Health insurance industry healthier than predicted
Health and Human Services Secretary Kathleen Sebelius speaks about the recent Supreme Court decision to uphold the Affordable Care Act on July 11, 2012 in Washington, DC.
So far, the fiscal impact of President Obama’s health care reform is not nearly as bad as originally forecast by Wall Street types. Parts of the Affordable Care Act have already taken effect, like the rule requiring insurers spend a certain percentage of their profits on medical costs -- some analysts had predicted that requirement would hurt the bottom line.
“Investors overestimate the impact of the law on managed care organizations,” says Matt Choffina, a senior equity analyst at Morningstar. “They seem to be feeling little, if any, impact from the health reform law.”
Consider UnitedHealth Group: On Tuesday, the company announced a 23 percent jump in third-quarter profits. With so many negative predictions, why is the health insurance industry so profitable?
“I wouldn’t say that they’re so profitable. It’s still a mid-single-digit-margin kind of business. They’re doing relatively well, I think, compared to what people had expected,” says Choffina.
As more Americans are required to have health insurance, insurers will gain more customers.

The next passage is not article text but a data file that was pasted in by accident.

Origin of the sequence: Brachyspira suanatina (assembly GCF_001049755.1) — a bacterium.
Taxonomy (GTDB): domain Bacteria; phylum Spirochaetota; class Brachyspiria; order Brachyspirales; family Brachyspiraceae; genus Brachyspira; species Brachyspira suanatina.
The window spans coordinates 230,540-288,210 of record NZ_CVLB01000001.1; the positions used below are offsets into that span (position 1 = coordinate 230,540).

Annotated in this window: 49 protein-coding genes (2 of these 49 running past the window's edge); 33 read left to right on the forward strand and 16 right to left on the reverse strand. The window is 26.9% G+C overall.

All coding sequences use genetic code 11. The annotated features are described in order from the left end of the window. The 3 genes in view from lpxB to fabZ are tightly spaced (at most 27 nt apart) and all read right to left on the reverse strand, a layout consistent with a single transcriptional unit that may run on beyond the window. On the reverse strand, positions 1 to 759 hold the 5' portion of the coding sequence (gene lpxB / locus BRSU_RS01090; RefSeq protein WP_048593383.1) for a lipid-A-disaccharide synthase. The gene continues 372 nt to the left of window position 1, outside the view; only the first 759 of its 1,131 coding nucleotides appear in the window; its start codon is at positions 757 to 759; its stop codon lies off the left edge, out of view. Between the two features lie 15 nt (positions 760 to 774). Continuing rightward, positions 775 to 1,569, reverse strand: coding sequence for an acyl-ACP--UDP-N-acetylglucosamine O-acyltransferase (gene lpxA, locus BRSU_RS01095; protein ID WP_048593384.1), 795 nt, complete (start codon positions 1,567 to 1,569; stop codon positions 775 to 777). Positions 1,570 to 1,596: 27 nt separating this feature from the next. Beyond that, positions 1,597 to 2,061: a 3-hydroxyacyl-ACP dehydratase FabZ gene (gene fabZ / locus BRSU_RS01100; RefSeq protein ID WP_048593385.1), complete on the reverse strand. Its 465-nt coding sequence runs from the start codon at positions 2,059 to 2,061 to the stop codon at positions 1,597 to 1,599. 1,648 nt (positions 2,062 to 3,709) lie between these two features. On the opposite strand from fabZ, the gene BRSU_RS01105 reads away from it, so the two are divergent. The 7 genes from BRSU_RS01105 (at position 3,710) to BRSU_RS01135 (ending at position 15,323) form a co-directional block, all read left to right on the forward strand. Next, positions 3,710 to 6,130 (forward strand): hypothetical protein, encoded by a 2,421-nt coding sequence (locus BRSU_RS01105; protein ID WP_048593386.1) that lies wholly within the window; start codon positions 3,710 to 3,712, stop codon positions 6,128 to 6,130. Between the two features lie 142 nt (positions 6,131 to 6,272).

“Hospitals and doctors will have fewer customers that don’t have insurance, so they’ll have more paying customers. And so it will inject some more money into the system,” says Chas Roades, chief research officer at The Advisory Board Company, a research firm working with physicians and companies to improve health care performance.
Consumers, on the other hand, could soon be saddled with a larger portion of their health care bill. No matter who wins the presidential election, says Roades, “employers are going to be sharing more cost burden with employees for health care services.”
With the responsibility for health care funding shifts from companies to consumers, Roades predicts patients will be asked to pay higher co-pays and higher deductibles. As Americans pay a bigger portion of their medical bills, they are expected to become more discerning customers who will challenge unnecessary procedures.